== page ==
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How to make homemade yogurt

Sterilization of yogurt-making equipment is imperative


Michael Maes/Photolibrary/Getty Images

Homemade Yogurt

It is easy to make your own at home with one of the many yogurt machines currently on the market, but a machine is not necessary.

You will need a candy thermometer to measure the temperature, a large container for mixing, a whisk and sterilized glass or porcelain containers for storage.

Sterilization is important. Undesirable bacteria could ruin your yogurt. Run your clean equipment through the rinse cycle of the dishwater or boil for one minute in a large pot. Heat source options include a wide-mouthed Thermos container, oven, heating pad, crockpot or hot sun.

Check these recipes for full details:

Homemade Basic Yogurt
Homemade Flavored Yogurt
Making Yogurt Without a Yogurt Maker

If your yogurt is not thickening properly, it could be due to a number of reasons. If using a starter yogurt, be sure it is still active and enough is used. The temperature should be 100 to 110 degrees F. Too high heat or too low will ruin it.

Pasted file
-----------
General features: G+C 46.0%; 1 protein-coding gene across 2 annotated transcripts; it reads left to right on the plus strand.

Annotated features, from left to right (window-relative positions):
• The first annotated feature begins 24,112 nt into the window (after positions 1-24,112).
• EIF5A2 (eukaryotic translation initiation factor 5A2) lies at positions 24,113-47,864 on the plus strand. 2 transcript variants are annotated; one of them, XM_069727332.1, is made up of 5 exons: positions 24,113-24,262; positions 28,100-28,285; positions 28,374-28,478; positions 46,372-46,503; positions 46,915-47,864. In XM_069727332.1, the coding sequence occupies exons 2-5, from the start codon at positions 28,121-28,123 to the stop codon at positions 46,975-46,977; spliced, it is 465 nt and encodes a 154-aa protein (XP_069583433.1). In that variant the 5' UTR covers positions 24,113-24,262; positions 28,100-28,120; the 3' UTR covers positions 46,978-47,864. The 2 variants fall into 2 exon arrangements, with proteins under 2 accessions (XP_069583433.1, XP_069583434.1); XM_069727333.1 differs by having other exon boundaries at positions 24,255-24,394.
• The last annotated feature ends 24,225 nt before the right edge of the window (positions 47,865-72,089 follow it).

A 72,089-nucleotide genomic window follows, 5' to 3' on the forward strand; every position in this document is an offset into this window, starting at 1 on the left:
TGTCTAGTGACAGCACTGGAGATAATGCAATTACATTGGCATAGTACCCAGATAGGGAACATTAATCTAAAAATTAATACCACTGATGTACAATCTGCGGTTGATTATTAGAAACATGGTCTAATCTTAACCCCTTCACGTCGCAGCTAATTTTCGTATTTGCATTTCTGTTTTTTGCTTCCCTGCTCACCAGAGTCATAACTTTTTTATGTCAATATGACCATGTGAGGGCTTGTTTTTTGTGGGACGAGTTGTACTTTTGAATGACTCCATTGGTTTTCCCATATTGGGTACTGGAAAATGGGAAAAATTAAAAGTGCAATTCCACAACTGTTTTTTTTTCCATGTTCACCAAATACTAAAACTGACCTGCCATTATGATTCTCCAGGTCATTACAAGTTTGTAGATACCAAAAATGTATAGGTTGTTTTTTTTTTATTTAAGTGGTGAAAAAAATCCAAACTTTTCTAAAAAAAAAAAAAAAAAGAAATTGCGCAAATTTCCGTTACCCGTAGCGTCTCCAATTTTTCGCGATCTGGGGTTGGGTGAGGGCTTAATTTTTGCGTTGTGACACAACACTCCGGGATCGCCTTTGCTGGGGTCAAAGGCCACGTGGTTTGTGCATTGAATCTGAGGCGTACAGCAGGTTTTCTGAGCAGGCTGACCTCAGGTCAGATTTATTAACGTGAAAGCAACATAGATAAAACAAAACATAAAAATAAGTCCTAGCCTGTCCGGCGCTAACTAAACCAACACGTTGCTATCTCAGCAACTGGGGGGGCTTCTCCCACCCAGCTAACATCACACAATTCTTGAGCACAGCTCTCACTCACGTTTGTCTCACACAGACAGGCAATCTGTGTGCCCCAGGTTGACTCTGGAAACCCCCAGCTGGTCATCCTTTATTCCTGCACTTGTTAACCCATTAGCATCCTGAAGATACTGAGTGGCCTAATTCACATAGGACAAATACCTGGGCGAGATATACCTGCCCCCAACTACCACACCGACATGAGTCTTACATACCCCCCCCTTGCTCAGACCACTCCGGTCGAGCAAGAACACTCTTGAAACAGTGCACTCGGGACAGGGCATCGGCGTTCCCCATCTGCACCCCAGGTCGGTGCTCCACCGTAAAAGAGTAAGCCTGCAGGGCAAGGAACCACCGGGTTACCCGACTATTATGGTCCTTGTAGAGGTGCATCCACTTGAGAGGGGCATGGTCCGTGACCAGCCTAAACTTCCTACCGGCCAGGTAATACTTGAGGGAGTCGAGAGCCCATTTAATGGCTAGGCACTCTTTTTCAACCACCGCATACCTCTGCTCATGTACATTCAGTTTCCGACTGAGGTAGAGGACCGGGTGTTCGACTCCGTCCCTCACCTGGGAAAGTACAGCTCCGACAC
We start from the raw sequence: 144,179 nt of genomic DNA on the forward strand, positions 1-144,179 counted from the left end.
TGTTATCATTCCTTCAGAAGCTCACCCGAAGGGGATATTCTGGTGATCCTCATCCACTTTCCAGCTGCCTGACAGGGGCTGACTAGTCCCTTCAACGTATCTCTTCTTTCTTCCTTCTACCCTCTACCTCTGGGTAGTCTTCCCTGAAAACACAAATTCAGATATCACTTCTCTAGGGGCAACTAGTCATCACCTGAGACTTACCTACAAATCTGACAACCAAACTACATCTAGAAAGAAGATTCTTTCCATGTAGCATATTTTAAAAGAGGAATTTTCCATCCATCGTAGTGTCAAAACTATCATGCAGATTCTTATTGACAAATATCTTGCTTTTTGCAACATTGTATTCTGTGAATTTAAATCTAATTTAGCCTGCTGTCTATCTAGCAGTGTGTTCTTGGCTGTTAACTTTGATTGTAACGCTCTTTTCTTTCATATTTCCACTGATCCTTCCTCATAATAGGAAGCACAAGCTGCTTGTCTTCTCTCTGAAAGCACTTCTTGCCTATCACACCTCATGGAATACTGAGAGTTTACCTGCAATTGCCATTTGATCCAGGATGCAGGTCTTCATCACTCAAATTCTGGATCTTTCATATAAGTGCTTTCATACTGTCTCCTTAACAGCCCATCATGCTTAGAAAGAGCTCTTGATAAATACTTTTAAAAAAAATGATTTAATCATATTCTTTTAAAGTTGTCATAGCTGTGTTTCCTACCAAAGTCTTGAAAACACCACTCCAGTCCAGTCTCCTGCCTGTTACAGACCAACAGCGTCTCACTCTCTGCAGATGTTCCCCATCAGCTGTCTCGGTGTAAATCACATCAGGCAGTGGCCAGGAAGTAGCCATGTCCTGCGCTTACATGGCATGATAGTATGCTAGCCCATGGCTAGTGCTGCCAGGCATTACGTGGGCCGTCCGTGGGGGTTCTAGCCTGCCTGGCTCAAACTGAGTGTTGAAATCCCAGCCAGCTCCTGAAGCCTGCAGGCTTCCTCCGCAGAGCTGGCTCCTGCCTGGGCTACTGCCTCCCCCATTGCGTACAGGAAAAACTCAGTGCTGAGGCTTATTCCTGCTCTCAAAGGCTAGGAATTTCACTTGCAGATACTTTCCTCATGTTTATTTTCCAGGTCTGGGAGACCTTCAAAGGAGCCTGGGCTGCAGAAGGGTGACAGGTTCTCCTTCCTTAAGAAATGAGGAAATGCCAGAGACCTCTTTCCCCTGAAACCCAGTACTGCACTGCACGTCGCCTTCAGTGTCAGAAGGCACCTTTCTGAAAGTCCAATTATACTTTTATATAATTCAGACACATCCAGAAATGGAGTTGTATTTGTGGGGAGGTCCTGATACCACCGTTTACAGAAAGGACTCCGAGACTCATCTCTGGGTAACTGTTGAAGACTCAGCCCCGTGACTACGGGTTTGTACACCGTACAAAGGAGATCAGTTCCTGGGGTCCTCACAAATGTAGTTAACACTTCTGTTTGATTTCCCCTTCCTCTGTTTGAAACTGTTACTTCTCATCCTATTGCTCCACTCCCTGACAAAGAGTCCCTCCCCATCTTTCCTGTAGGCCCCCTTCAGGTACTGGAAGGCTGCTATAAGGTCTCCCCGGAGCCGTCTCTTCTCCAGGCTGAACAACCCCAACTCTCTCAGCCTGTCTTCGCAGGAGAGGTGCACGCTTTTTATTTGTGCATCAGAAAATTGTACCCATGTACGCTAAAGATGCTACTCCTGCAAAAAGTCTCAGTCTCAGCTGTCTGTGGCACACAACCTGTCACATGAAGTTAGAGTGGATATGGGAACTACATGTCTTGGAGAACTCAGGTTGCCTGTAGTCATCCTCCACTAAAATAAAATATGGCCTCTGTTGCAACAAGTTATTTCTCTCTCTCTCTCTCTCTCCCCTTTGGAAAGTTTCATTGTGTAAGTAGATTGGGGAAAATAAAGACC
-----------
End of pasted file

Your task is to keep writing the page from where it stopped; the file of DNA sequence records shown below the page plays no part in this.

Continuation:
The utensils must be clean and once the milk mixture is set to incubate, it should not be moved. If the result is too tart for your tastebuds, then let it incubate for less time. If the whey is separating from the yogurt, it most likely has incubated too long or it was stirred or moved during incubation.

No need to worry about spoilage if you watch the timing. The lactic acid that causes fermentation attacks the perishable protein in milk. The longer it sits souring, the more lactic acid is produced. It can rest at 100 degrees F. for a good 8 to 10 hours with no danger. However, beyond that time limit, mold becomes a distinct possibility. Mold will feed on that protective lactic acid rendering the yogurt defenseless. The optional addition of sugar should be done after your yogurt has ripened. Sugar helps preserve fruit added to yogurt and lengthens its storage period.

More about Yogurt and Yogurt Recipes:

Yogurt Cooking Tips, Measures, and Substitutions
What is yogurt? FAQ
Homemade Yogurt
Homemade Yogurt Cheese
Yogurt Storage
Yogurt History
Yogurt Recipes
Yogurt Photo © 2008 Peggy Trowbridge Filippone, licensed to About.com, Inc.


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